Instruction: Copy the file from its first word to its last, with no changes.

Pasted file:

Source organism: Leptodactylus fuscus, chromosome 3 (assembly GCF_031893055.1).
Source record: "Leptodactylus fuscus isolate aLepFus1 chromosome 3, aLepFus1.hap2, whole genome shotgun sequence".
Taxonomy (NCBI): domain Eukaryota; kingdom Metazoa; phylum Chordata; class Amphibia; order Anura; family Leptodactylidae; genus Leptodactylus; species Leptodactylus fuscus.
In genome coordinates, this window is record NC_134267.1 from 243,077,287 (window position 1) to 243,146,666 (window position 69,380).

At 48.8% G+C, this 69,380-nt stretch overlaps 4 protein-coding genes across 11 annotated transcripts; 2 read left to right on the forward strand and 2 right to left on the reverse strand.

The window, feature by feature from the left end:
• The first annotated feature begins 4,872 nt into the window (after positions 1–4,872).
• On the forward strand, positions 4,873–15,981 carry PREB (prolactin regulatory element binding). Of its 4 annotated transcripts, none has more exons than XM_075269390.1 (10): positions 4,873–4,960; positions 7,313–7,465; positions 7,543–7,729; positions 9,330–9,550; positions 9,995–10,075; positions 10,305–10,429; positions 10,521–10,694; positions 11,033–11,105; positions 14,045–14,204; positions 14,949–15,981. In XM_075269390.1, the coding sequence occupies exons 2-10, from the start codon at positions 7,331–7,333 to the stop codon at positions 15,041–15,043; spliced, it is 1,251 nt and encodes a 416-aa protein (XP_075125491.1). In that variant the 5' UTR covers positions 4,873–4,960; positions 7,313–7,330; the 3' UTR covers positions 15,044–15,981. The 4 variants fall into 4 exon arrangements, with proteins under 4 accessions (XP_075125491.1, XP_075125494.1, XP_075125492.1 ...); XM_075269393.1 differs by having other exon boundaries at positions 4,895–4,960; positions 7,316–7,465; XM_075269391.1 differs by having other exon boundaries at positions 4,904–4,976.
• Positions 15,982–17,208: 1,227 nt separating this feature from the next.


Source organism: Leptodactylus fuscus, chromosome 3 (assembly GCF_031893055.1).
Source record: "Leptodactylus fuscus isolate aLepFus1 chromosome 3, aLepFus1.hap2, whole genome shotgun sequence".
Taxonomy (NCBI): domain Eukaryota; kingdom Metazoa; phylum Chordata; class Amphibia; order Anura; family Leptodactylidae; genus Leptodactylus; species Leptodactylus fuscus.
In genome coordinates, this window is record NC_134267.1 from 243,077,287 (window position 1) to 243,146,666 (window position 69,380).

At 48.8% G+C, this 69,380-nt stretch overlaps 4 protein-coding genes across 11 annotated transcripts; 2 read left to right on the forward strand and 2 right to left on the reverse strand.

The window, feature by feature from the left end:
• The first annotated feature begins 4,872 nt into the window (after positions 1–4,872).
• On the forward strand, positions 4,873–15,981 carry PREB (prolactin regulatory element binding). Of its 4 annotated transcripts, none has more exons than XM_075269390.1 (10): positions 4,873–4,960; positions 7,313–7,465; positions 7,543–7,729; positions 9,330–9,550; positions 9,995–10,075; positions 10,305–10,429; positions 10,521–10,694; positions 11,033–11,105; positions 14,045–14,204; positions 14,949–15,981. In XM_075269390.1, the coding sequence occupies exons 2-10, from the start codon at positions 7,331–7,333 to the stop codon at positions 15,041–15,043; spliced, it is 1,251 nt and encodes a 416-aa protein (XP_075125491.1). In that variant the 5' UTR covers positions 4,873–4,960; positions 7,313–7,330; the 3' UTR covers positions 15,044–15,981. The 4 variants fall into 4 exon arrangements, with proteins under 4 accessions (XP_075125491.1, XP_075125494.1, XP_075125492.1 ...); XM_075269393.1 differs by having other exon boundaries at positions 4,895–4,960; positions 7,316–7,465; XM_075269391.1 differs by having other exon boundaries at positions 4,904–4,976.
• Positions 15,982–17,208: 1,227 nt separating this feature from the next.